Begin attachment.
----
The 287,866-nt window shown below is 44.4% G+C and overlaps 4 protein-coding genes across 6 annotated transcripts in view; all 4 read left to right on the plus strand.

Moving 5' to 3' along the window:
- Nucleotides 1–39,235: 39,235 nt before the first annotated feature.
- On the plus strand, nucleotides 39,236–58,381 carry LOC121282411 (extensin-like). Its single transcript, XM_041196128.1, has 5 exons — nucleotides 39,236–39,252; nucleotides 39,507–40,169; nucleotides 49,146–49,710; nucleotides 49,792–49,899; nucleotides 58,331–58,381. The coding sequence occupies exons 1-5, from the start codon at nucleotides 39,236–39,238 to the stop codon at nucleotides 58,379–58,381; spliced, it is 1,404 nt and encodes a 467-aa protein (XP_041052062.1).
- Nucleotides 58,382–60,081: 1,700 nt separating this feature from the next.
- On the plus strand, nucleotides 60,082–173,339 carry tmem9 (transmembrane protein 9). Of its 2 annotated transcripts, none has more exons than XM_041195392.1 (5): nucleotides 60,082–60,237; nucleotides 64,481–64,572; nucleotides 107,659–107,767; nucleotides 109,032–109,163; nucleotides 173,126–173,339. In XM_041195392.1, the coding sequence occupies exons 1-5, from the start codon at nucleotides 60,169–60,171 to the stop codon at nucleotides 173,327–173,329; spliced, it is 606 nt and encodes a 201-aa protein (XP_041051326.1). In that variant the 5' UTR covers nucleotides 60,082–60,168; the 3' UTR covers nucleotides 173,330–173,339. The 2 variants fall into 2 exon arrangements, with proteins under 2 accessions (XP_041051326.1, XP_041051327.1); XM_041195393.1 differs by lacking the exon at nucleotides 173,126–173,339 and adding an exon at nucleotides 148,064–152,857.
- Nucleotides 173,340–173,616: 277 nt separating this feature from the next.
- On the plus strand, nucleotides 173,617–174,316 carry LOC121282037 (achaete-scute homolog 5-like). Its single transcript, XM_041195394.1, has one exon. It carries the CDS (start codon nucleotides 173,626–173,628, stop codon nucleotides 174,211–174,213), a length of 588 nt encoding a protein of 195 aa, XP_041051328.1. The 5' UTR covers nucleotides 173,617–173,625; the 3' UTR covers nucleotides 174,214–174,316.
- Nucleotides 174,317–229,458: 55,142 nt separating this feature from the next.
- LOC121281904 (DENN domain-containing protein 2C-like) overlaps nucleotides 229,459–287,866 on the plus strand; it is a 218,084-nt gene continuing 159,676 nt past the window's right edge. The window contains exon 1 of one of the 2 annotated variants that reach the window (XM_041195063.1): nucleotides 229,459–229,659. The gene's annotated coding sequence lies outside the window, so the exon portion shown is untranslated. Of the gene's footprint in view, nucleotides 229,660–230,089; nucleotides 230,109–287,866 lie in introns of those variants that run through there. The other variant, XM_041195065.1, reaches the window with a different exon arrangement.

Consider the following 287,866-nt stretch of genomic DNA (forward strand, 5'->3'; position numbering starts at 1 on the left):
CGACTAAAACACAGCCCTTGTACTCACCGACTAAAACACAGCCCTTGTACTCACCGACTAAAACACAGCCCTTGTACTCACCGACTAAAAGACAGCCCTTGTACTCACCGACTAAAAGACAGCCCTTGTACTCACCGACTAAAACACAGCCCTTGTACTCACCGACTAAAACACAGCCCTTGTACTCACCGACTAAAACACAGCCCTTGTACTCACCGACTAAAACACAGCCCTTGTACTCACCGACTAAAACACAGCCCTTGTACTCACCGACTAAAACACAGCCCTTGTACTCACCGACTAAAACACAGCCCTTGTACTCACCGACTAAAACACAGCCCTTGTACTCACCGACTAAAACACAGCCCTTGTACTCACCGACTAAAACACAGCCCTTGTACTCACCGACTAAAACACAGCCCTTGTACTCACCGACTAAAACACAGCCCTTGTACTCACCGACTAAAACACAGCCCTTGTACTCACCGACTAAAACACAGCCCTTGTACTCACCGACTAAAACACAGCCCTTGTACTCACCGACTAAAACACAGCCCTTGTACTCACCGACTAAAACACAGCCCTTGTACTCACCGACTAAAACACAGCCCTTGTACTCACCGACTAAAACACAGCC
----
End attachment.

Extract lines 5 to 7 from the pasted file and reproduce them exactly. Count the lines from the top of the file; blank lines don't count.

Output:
- Nucleotides 58,382–60,081: 1,700 nt separating this feature from the next.
- On the plus strand, nucleotides 60,082–173,339 carry tmem9 (transmembrane protein 9). Of its 2 annotated transcripts, none has more exons than XM_041195392.1 (5): nucleotides 60,082–60,237; nucleotides 64,481–64,572; nucleotides 107,659–107,767; nucleotides 109,032–109,163; nucleotides 173,126–173,339. In XM_041195392.1, the coding sequence occupies exons 1-5, from the start codon at nucleotides 60,169–60,171 to the stop codon at nucleotides 173,327–173,329; spliced, it is 606 nt and encodes a 201-aa protein (XP_041051326.1). In that variant the 5' UTR covers nucleotides 60,082–60,168; the 3' UTR covers nucleotides 173,330–173,339. The 2 variants fall into 2 exon arrangements, with proteins under 2 accessions (XP_041051326.1, XP_041051327.1); XM_041195393.1 differs by lacking the exon at nucleotides 173,126–173,339 and adding an exon at nucleotides 148,064–152,857.
- Nucleotides 173,340–173,616: 277 nt separating this feature from the next.